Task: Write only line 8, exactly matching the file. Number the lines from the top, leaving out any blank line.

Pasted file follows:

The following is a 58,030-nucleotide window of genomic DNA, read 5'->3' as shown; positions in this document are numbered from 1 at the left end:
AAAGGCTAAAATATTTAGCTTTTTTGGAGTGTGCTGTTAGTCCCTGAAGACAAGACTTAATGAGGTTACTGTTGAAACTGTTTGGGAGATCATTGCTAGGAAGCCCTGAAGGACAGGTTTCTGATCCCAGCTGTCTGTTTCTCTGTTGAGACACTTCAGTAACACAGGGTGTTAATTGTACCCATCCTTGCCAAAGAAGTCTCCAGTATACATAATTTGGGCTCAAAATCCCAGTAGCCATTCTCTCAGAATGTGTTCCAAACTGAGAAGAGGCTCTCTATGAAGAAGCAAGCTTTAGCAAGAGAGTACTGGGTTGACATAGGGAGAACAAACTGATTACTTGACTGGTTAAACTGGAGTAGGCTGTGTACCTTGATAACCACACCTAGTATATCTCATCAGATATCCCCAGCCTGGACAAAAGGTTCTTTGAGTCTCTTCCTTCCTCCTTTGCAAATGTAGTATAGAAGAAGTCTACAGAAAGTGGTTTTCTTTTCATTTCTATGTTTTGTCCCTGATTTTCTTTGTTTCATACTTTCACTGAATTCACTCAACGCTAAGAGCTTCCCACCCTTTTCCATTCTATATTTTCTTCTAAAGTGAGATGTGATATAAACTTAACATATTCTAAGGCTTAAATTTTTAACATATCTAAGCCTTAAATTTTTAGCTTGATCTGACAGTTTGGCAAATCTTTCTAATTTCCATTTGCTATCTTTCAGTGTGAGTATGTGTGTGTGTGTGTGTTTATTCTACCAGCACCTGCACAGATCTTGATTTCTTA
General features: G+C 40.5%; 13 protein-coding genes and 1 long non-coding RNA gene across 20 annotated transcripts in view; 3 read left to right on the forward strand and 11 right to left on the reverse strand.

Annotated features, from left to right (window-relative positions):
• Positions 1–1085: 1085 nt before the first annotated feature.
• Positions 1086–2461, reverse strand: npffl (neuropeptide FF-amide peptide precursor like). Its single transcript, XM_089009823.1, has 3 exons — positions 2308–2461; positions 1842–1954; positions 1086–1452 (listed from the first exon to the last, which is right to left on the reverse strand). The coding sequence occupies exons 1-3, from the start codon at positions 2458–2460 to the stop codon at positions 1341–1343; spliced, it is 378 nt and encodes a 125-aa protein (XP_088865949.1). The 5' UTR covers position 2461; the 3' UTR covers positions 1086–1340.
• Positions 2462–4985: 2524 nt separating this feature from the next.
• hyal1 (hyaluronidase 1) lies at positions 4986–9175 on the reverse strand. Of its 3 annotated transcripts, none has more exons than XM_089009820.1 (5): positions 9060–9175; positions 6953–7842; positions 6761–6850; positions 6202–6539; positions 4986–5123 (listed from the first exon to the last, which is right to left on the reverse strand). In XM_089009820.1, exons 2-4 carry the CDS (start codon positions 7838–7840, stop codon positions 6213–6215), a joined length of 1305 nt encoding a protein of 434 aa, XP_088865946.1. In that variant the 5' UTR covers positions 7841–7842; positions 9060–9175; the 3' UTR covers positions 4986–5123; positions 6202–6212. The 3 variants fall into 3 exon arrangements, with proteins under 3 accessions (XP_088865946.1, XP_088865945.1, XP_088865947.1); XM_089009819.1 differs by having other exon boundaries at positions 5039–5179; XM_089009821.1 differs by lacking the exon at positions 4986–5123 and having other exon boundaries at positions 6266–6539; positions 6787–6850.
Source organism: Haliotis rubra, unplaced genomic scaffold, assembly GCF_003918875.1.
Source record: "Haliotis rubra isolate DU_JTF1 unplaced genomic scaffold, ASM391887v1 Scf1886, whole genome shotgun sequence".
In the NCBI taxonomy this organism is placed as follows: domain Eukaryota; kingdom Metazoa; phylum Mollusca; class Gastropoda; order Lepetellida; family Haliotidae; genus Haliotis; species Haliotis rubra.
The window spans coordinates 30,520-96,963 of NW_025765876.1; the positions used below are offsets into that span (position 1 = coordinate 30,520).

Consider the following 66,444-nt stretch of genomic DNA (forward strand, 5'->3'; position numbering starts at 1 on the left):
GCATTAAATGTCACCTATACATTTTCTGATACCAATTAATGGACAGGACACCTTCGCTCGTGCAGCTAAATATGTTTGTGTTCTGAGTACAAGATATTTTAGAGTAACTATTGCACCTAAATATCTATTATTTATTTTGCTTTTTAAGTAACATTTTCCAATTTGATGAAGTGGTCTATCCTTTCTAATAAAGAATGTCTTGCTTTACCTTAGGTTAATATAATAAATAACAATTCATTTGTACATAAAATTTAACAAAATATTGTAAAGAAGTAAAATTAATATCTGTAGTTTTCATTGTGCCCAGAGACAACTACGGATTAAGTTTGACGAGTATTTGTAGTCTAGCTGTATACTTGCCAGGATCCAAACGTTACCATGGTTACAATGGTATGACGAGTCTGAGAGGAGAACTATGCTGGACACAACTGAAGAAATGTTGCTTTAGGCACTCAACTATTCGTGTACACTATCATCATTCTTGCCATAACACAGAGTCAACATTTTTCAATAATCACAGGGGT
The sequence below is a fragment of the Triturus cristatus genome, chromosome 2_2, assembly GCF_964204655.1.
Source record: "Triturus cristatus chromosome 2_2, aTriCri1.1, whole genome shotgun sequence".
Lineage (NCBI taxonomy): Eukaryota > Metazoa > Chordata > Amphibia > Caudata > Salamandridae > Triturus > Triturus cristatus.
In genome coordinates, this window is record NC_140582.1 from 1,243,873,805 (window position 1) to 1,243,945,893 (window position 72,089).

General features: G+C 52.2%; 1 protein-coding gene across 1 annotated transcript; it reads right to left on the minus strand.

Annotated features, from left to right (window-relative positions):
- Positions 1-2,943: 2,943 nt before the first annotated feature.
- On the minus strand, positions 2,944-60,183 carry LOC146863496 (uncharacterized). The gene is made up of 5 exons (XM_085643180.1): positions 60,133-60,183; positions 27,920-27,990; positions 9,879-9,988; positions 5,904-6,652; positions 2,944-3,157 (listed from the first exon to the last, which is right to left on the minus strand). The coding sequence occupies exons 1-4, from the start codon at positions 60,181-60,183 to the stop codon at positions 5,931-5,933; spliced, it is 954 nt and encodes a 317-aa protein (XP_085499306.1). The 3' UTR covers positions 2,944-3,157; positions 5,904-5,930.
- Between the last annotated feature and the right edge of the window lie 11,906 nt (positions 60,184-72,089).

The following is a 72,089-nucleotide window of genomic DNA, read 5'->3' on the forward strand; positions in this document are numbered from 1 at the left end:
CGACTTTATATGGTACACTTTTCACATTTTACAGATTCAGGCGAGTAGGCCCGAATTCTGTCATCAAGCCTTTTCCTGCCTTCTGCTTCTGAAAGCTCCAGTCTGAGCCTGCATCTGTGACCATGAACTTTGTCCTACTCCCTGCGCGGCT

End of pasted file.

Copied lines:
• hyal1 (hyaluronidase 1) lies at positions 4986–9175 on the reverse strand. Of its 3 annotated transcripts, none has more exons than XM_089009820.1 (5): positions 9060–9175; positions 6953–7842; positions 6761–6850; positions 6202–6539; positions 4986–5123 (listed from the first exon to the last, which is right to left on the reverse strand). In XM_089009820.1, exons 2-4 carry the CDS (start codon positions 7838–7840, stop codon positions 6213–6215), a joined length of 1305 nt encoding a protein of 434 aa, XP_088865946.1. In that variant the 5' UTR covers positions 7841–7842; positions 9060–9175; the 3' UTR covers positions 4986–5123; positions 6202–6212. The 3 variants fall into 3 exon arrangements, with proteins under 3 accessions (XP_088865946.1, XP_088865945.1, XP_088865947.1); XM_089009819.1 differs by having other exon boundaries at positions 5039–5179; XM_089009821.1 differs by lacking the exon at positions 4986–5123 and having other exon boundaries at positions 6266–6539; positions 6787–6850.